The Game of Cancer: Evolutionary game theory offers new insights in cancer biology

Evolutionary game theory, the application of game theory to evolutionary biology, may provide new insights on how cancer behaves. Earlier this year, a team from the Moffitt Cancer Center, led by Artem Kaznatcheev and Jacob G. Scott, who are currently at the University of Oxford and Cleveland Clinic (respectively), studied the effects of certain factors on the evolutionary games played by various cancer cells. Their research suggests that cancer is better understood by looking at the bigger picture, the environment surrounding cancer cells.

In cancer biology, one example of this can be found in drug resistance. Here’s the intuition. Think of a cancer cell as making an investment to gain drug resistance, such as developing efflux pumps or slowing down its metabolism. Cancer cells that don’t invest have an initial advantage since they can devote more resources to growth and reproduction. This is the cost of resistance. However, when a drug is administered, the resistant cells obviously gain the advantage. This is the benefit of resistance. Thus, the benefit of survival–even with drug treatment–can be viewed as a payoff for cancer cells. Naturally, this perspective has important implications for cancer treatment.

For the past few decades, evolutionary game theorists and mathematical oncologists have explored these games using simulations. Principles of computer science are key for designing such simulations. “Evolution is an algorithm,” said Kaznatcheev. Different tissues and types of cells are regarded as objects. With all the code in place, the simulation replicates an environment similar to a cancerous region of the body. However, virtual simulations can encode faulty intuitions that are different from real-life experiments in Petri dishes.

Kaznatcheev’s team analyzed how the presence of fibroblasts and alectinib affected the game dynamic between resistant and sensitive (non-resistant) cells in an experimental system. Fibroblasts, cells in the connective tissue that synthesize collagen, are often coopted by cancer cells to spread the disease; alectinib is a drug used to treat certain types of lung cancer. The team found that when fibroblasts were present without alectinib, resistant and sensitive cells coexisted–the case for most untreated patients. This challenges the long-held intuition about costly drug resistance. In all other combinations of fibroblast and alectinib presence, the balance shifted towards an all-resistant population of cancer cells. While neither situation is beneficial for the patient, oncologists can enhance treatments. For example, adaptive therapy uses gradual doses, first measuring the responses of cancer cells before administering the next dose instead of initially using the maximum tolerable dose.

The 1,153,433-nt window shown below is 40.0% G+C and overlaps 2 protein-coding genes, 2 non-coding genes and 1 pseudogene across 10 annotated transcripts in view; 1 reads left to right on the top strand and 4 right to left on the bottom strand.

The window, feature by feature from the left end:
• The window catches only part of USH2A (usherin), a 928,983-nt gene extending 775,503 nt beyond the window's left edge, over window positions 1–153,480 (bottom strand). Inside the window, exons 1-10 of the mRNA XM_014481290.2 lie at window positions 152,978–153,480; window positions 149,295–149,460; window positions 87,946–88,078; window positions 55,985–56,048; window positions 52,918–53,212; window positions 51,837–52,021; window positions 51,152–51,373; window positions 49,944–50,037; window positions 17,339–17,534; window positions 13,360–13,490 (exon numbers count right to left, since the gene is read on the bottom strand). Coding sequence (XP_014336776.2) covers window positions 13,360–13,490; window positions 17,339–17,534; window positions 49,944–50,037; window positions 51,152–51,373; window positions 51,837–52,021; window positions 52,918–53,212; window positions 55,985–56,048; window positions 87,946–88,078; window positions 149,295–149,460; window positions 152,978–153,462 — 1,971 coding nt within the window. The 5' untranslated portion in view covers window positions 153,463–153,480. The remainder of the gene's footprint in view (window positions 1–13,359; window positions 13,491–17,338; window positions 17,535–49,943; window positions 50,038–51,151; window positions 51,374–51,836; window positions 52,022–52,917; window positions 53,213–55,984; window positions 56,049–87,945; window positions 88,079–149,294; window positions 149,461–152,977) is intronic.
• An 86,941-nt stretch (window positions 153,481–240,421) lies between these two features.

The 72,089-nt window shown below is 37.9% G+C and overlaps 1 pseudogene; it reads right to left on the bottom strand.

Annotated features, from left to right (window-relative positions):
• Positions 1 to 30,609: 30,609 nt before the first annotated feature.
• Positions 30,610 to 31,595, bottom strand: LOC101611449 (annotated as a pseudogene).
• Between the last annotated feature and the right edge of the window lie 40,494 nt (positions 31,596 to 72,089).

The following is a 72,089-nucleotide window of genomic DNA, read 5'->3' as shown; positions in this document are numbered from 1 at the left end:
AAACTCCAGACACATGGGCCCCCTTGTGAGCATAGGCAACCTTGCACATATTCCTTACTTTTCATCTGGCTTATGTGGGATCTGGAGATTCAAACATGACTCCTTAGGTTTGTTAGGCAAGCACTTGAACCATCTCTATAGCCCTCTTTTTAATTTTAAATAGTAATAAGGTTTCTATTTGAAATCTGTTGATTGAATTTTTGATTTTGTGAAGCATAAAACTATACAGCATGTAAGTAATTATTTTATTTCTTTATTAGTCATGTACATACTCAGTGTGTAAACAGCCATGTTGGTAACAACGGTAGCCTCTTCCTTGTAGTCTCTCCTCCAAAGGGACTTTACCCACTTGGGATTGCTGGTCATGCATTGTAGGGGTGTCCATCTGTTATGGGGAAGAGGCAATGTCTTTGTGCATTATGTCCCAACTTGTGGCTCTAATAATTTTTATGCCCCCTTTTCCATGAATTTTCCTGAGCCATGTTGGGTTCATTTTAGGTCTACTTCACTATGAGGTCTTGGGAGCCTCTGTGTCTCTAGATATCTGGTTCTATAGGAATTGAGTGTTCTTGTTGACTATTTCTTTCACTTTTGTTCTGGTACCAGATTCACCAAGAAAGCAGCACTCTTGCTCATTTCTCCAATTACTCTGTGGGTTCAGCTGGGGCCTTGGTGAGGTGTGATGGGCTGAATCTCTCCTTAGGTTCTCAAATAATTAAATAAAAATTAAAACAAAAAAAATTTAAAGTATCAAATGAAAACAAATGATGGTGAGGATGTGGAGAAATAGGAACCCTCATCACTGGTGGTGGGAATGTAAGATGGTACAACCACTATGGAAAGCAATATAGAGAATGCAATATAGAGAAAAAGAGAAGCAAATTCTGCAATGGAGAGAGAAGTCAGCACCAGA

“In current research,” noted Kaznatcheev, “there is a lot of focus on the individual cells.” Drugs are commonly reductive and targeted to these individual cells. However, Kaznatcheev’s research provides a new understanding of cancer by taking a holistic perspective in viewing the disease, and considering the effects of environmental factors (such as fibroblasts). Furthermore, this research is advancing evolutionary game theory and cancer oncology by demonstrating a method that measures the game dynamics of cancer cells. Future steps include running experiments on mice or organelles, which offer more human-like conditions. Kaznatcheev summarizes this new approach as, “Don’t treat the player, treat the game.”

Link to Nature paper: